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Celebrating Jhumpa Lahiri

books Updated: Jul 11, 2009 18:48 IST
Divya Arya
Divya Arya
Hindustan Times
Highlight Story

Emotions, like a clear blue sky, plain but equally striking, are what primarily constitute Jhumpa Lahiri's text. The raw, gripping honesty of expression in her words has hooked millions of readers worldwide.

Endearing love, love in transit, identity crisis, rediscovery of self, feigning and finally finding a home in distant foreign lands - are experiences pictured vividly in her short stories - The Interpreter Of Maladies (1998) and Unaccustomed Earth (2008) and her debut novel, The Namesake (2003), which has been made into a successful motion picture by Mira Nair starring Kal Penn, Tabu and Irrfan Khan.

Jhumpa Lahiri won the prestigious Pulitzer Prize for fiction for her debut book The Interpreter Of Maladies in 2000, which contains nine engrossing stories dealing with human feelings. It also won the Hemingway Foundation/PEN Award and was also chosen as The New Yorker's Best Debut of the Year.

Born in London on July 11, 1967, the daughter of Bengali Indian immigrants, her family moved to the United States when she was three. She was raised in Rhode Island, USA and visited Calcutta regularly with her family, often for months at a time.

Jhumpa Lahiri has spent most of her life traveling between countries. Neither a tourist nor a native, her ties to India are as strong as her ties to the US. This feeling of free-floating between cultures, plus her experience growing up in an immigrant household, permeates her characters, settings, and themes.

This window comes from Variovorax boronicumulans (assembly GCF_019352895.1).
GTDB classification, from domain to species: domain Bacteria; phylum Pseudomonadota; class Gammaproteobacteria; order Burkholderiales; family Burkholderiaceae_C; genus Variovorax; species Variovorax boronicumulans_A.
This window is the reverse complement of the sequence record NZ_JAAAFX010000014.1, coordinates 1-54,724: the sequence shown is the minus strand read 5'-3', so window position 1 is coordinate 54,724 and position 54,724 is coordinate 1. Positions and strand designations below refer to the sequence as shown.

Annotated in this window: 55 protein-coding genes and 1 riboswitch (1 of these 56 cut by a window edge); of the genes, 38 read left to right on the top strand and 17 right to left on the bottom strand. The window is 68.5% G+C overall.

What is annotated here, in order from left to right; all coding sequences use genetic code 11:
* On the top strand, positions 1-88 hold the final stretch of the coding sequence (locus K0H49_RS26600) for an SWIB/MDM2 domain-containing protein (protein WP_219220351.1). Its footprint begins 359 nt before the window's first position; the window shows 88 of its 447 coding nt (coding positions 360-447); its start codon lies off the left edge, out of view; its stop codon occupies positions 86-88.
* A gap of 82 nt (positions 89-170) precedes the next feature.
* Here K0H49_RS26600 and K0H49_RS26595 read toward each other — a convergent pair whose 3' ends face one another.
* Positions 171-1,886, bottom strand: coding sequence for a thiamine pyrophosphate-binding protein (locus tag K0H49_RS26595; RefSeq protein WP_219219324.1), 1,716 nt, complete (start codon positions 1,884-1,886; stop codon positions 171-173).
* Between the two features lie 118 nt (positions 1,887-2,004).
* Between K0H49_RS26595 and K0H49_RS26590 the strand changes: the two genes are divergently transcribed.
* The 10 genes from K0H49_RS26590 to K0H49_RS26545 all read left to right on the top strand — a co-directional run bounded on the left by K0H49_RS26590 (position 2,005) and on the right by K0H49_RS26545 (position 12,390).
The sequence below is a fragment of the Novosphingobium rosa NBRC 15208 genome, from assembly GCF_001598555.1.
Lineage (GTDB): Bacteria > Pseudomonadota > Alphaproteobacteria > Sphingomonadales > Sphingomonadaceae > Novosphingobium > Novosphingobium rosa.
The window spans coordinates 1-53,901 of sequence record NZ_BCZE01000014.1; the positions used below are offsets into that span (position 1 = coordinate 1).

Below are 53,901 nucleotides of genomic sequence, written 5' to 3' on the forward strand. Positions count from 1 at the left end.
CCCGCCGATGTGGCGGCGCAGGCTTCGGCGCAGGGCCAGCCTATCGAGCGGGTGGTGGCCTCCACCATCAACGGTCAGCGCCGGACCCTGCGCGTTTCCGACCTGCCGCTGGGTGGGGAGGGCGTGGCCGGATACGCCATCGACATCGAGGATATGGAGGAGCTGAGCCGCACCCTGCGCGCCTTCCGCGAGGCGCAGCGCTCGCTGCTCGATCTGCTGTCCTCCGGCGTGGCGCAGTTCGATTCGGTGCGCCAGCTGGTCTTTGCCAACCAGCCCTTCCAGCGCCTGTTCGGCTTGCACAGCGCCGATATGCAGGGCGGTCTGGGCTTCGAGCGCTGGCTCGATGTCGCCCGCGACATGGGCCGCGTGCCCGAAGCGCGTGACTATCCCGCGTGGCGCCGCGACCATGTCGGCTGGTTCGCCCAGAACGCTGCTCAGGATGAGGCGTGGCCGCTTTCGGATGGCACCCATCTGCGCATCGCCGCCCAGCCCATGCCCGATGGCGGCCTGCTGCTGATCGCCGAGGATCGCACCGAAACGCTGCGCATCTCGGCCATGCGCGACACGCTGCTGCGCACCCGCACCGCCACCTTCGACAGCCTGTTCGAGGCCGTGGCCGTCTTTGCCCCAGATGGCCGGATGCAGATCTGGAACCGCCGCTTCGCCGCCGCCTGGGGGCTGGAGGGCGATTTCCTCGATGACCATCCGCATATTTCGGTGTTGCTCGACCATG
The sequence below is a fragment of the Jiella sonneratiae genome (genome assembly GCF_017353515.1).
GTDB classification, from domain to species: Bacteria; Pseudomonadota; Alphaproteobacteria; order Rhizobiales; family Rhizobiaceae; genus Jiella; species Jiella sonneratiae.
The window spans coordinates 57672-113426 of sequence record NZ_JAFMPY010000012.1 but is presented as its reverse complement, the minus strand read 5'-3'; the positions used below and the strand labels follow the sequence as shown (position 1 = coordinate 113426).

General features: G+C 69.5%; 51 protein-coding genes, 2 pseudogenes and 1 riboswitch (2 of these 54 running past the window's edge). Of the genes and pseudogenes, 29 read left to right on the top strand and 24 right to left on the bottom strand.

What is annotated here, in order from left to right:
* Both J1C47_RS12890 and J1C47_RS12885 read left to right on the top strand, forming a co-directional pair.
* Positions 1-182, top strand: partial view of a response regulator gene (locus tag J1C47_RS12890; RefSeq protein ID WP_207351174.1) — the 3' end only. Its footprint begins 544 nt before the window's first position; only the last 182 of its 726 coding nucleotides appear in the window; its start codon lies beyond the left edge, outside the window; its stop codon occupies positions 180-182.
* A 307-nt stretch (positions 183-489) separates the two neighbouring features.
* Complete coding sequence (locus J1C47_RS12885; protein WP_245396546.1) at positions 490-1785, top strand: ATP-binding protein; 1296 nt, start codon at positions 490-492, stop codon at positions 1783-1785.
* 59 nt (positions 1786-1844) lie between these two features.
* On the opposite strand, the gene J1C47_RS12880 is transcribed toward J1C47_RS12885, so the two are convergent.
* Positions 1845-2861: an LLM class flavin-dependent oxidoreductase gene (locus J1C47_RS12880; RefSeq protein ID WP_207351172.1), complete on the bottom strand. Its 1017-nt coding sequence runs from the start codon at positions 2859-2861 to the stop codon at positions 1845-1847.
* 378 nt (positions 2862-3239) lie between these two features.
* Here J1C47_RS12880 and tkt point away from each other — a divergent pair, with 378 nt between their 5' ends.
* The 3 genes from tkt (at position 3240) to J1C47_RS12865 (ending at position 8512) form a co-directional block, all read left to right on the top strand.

At 42, Lahiri is the most critically praised member of the world's contemporary literary generation. Lahiri's stories are grave and quiet. They don't bribe you with humor or plot twists or flashy language; they extract a steep up-front investment of time from the reader before they return their hard, dense nuggets of truth. The invoke empathy from the reader.

When Lahiri writes, she steps back from the action, gets out of the way, so the people and things in her stories can exist the way real things do: richly, ambiguously, without explanation.

Her art and her life are marked by the same discipline. She doesn't read reviews. Her Pulitzer is still in its bubble wrap. When she writes, she likes to pretend that she never won the prize at all, that life is as simple as it was when she was writing Interpreter back in Boston. It's as if to describe the world, she has to remove herself from it, keep her art and her life separate. Comfortable as she is crossing borders, she keeps that one tightly closed.

She was placed among the top ten "Sex symbols of the thinking man" in a list, prepared by the popular website The Daily Beast in 2008.

Also, she was featured on the cover of the magazine The Improper Bostonian in April 2008.